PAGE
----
For each of the pre-processed messages 164 (FIG. 8, block 166), the computer apparatus attempts to determine a merchant that is associated with the electronic message (FIG. 8, block 168). For some types of electronic messages, the computer apparatus attempts to determine the merchant from header information that includes supplemental information about the electronic message. For example, an electronic mail (e-mail) message includes header information that indicates the sender, the recipient, and the subject of the electronic mail message, and a text message typically includes a Sender ID that indicates the sender of the message. In some cases, the computer apparatus may be able to determine the merchant from the sender or subject contained in the header information. In some cases, the computer apparatus may attempt to determine the merchant from the content of the electronic message.

Based on the determined merchant that is identified as being associated with a respective one of the electronic messages, the computer apparatus attempts to match the electronic message to one of multiple clusters of electronic messages 170 that is associated with the determined merchant. In some examples, the set 170 of clusters corresponds to one of the merchant-specific sets 94, 96 of electronic message clusters into which the electronic messages 84 were grouped in the structure learning parser building process described above in connection with FIG. 5.

After determining the set 170 of clusters of electronic messages that is associated with the merchant associated with the electronic message, the computer apparatus matches the electronic message to a respective one of the clusters in the set 170 of clusters (FIG. 8, block 172). In some examples, the computer apparatus associating each of the clusters in the determined set 170 with a respective similarity score that indicates a degree of similarity between contents of the selected electronic message and contents of the electronic messages of the cluster. The computer apparatus then matches the electronic message to the cluster 174 in the set 170 that is associated with a highest one of the similarity scores.

In some examples, each similarity score compares similarity and diversity of the contents of the electronic message and contents of a respective one of the electronic messages of the associated cluster. In some examples, measures of content similarity compare similarity and diversity of the contents of pairs of electronic messages. In some of these examples, the similarity measure corresponds to the Jaccard similarity coefficient, which measures similarity between two electronic messages based on the size of the intersection divided by the size of the union of features of the electronic messages. In some of these examples, the computer apparatus extracts lines of content (i.e., whole lines, as opposed to individual words in the lines) from each electronic message as the features that are compared, and measures similarities between electronic messages using line-based comparisons of the extracted content. This line-based feature matching approach improves the accuracy of the clustering process by narrowing the range of matches between electronic messages.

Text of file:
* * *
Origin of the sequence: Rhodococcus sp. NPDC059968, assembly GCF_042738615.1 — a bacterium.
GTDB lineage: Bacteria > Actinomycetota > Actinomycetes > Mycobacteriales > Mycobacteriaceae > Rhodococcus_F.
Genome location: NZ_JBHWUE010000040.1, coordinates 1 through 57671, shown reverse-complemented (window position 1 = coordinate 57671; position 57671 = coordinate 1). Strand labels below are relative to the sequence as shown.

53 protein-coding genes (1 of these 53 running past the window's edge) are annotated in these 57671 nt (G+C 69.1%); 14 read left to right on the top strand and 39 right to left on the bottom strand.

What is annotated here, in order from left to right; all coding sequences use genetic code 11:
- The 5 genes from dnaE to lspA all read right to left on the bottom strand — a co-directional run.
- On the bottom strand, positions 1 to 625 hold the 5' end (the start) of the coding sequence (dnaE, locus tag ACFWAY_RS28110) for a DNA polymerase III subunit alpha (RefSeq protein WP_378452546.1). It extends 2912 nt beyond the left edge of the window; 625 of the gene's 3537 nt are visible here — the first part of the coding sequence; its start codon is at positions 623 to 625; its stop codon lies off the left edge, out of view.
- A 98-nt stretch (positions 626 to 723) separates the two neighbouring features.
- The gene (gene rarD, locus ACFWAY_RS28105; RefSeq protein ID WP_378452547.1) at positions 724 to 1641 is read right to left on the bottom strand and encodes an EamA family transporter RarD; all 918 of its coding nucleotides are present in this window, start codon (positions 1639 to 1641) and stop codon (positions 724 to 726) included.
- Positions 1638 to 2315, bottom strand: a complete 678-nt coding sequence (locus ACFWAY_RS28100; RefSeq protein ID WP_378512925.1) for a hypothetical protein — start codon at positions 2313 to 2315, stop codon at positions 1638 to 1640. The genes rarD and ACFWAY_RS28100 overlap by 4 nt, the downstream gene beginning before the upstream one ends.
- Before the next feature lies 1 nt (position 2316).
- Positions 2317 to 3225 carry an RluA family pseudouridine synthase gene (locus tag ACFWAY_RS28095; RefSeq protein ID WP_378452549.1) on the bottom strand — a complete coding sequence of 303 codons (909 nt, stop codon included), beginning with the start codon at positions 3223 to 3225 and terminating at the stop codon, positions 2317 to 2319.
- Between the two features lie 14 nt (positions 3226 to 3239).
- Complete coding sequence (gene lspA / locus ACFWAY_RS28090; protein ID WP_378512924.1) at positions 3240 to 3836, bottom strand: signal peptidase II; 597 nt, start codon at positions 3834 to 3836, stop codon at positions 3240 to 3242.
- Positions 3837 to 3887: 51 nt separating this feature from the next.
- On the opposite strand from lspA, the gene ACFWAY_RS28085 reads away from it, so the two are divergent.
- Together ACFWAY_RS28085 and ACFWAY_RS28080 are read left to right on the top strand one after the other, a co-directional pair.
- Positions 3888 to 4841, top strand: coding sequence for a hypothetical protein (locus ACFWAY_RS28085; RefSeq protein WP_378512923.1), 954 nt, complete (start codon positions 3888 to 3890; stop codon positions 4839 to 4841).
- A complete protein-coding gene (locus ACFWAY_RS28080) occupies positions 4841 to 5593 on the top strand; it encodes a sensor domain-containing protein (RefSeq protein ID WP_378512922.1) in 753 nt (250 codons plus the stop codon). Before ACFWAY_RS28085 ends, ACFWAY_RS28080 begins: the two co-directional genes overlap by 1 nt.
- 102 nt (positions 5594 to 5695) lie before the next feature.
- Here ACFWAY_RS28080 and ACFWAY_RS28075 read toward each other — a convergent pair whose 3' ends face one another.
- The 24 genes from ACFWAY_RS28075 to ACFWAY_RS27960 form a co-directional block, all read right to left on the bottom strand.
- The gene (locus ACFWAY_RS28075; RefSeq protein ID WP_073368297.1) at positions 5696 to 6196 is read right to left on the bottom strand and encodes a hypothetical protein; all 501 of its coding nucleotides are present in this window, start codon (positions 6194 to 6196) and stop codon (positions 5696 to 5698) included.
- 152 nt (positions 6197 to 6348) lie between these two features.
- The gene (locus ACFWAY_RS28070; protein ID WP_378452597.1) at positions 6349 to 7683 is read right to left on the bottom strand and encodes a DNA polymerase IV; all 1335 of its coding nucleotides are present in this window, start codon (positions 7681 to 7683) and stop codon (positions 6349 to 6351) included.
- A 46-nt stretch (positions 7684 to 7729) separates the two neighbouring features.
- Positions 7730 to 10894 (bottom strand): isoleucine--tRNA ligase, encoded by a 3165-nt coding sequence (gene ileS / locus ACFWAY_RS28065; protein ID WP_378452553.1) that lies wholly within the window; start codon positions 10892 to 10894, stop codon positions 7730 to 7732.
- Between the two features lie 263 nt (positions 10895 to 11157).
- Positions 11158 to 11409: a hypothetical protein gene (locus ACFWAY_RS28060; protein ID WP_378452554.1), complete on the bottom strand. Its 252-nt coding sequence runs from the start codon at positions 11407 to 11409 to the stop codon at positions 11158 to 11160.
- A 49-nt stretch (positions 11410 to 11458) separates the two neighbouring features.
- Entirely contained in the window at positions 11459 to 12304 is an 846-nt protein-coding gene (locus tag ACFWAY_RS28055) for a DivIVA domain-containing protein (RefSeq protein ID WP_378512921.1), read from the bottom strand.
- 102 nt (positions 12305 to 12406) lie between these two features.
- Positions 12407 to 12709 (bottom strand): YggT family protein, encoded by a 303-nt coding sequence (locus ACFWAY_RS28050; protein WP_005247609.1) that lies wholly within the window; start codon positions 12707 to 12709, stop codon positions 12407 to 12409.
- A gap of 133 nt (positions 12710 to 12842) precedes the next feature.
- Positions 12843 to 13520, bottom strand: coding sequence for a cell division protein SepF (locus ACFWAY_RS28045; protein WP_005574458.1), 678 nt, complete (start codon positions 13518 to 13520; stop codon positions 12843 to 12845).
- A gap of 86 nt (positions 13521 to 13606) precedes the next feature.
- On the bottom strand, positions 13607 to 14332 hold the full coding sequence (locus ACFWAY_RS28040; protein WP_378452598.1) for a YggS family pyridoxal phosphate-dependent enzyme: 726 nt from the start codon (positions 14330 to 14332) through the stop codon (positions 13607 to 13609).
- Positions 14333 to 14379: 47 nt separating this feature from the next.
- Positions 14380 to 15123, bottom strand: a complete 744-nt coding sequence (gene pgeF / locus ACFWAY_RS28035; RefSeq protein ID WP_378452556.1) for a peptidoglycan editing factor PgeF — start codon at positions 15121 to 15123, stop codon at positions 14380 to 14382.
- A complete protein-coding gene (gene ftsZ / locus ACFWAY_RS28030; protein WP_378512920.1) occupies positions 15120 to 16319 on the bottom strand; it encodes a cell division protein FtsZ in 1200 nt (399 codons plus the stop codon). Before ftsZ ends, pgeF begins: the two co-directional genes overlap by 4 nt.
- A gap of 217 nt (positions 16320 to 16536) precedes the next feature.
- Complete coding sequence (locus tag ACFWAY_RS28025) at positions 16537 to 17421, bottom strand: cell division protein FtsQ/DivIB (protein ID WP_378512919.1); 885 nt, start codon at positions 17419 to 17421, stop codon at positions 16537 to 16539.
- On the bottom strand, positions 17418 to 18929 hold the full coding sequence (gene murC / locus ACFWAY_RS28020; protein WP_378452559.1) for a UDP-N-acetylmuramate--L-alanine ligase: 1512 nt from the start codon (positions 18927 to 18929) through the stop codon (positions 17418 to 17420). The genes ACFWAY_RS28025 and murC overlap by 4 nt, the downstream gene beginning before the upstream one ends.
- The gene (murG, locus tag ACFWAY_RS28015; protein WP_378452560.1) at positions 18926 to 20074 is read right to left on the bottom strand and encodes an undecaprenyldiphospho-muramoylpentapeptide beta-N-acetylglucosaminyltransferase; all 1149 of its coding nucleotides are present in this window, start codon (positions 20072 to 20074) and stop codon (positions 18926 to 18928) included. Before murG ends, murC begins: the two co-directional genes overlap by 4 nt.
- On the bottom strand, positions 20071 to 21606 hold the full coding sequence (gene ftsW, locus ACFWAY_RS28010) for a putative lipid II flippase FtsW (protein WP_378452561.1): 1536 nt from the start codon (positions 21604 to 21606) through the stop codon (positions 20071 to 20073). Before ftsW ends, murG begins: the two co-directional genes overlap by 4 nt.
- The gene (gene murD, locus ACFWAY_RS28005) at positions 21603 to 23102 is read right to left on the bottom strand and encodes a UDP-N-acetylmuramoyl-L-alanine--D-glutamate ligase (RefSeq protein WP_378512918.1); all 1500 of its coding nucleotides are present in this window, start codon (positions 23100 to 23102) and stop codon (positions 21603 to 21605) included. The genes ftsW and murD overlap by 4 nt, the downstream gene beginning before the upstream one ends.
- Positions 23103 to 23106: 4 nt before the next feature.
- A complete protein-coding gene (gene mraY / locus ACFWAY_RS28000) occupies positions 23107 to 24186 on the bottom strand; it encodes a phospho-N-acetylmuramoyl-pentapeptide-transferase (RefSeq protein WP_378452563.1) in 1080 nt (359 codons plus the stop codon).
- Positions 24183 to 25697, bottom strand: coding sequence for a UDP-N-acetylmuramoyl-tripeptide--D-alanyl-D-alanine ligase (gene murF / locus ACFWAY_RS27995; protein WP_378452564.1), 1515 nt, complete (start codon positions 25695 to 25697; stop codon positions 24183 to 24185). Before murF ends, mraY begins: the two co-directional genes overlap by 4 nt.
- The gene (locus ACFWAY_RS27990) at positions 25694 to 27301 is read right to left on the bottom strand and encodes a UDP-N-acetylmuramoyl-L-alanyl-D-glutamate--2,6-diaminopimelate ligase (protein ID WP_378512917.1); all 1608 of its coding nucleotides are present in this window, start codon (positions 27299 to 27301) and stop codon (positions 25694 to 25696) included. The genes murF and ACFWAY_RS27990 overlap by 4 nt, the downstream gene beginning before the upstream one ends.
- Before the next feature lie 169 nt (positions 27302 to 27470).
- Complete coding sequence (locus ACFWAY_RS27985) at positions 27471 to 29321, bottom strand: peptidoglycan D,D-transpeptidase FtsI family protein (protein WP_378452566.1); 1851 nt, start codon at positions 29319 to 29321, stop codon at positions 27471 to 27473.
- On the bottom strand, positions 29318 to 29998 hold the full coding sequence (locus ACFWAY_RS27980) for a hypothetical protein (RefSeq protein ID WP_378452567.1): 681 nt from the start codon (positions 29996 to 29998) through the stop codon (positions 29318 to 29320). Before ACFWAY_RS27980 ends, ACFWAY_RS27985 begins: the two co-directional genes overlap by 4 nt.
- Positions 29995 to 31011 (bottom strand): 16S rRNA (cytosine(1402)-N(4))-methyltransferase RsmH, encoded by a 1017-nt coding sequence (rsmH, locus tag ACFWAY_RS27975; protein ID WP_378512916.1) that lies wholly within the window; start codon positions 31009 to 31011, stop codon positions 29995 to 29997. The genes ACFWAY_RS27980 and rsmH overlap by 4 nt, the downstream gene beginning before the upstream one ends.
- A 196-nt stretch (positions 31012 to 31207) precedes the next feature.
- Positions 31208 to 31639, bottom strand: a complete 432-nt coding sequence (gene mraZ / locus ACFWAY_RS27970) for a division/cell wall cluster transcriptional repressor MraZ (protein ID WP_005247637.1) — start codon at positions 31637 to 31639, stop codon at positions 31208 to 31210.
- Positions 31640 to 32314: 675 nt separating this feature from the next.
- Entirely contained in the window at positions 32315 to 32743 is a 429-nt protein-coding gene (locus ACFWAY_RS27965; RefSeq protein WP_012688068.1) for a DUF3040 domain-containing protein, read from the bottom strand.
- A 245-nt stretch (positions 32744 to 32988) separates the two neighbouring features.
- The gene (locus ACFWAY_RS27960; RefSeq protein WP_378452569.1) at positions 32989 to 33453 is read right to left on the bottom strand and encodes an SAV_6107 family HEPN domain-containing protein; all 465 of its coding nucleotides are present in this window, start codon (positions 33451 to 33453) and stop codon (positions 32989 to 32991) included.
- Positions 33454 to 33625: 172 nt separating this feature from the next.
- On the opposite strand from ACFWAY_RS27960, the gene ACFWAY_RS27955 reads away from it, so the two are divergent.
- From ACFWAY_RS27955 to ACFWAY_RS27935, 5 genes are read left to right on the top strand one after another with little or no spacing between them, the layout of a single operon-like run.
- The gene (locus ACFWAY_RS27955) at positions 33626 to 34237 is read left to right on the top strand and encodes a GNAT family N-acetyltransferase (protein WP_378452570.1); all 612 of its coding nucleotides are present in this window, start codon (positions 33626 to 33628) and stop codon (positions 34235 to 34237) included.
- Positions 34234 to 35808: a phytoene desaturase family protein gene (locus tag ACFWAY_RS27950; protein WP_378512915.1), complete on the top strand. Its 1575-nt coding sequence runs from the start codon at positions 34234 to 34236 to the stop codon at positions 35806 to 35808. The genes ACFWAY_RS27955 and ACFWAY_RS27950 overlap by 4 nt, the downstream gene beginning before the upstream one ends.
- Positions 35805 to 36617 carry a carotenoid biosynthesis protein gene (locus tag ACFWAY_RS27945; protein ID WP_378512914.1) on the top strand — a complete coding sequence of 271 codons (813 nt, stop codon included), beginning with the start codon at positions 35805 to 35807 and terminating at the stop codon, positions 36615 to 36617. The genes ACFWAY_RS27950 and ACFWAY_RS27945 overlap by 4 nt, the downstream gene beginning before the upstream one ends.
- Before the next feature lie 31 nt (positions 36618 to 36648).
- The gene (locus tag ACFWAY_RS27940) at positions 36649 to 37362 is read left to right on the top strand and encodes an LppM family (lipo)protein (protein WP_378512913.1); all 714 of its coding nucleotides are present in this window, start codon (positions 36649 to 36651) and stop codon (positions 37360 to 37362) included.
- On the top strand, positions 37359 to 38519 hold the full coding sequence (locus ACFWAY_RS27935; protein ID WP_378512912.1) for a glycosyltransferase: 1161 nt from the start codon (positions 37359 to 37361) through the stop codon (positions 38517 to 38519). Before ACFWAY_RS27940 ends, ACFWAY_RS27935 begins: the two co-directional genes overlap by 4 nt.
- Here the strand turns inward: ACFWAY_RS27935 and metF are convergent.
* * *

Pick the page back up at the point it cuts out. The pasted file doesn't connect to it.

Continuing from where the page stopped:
As explained above, each cluster in the matched merchant-specific set 170 of clusters is associated with a respective grammar that defines an arrangement of structural elements of electronic messages in the cluster. Based on this association, the computer apparatus determines the grammar 176 that is associated with the cluster 174 that is matched to the electronic message. FIG. 9C shows an example of the grammar 176 that is matched to the electronic message. In the illustrated example, the grammar 176 corresponds to the grammar 130 shown in FIG. 6D. As explained above, the grammar preserves the arrangement (e.g., order) of the static elements 132, 134, 136, the optional elements, the iterating elements 138, and the data fields 140, 142, 144. In some examples, the grammar recursively defines allowable arrangements of the tokens corresponding to the structural elements.